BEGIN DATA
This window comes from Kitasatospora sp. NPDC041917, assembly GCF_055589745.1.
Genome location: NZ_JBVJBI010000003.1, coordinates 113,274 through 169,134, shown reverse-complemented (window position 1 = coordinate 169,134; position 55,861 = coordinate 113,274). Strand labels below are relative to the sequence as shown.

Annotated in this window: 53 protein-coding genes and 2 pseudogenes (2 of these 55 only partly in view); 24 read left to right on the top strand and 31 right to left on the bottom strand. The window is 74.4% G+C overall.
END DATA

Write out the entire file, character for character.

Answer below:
This window comes from Kitasatospora sp. NPDC041917, assembly GCF_055589745.1.
Genome location: NZ_JBVJBI010000003.1, coordinates 113,274 through 169,134, shown reverse-complemented (window position 1 = coordinate 169,134; position 55,861 = coordinate 113,274). Strand labels below are relative to the sequence as shown.

Annotated in this window: 53 protein-coding genes and 2 pseudogenes (2 of these 55 only partly in view); 24 read left to right on the top strand and 31 right to left on the bottom strand. The window is 74.4% G+C overall.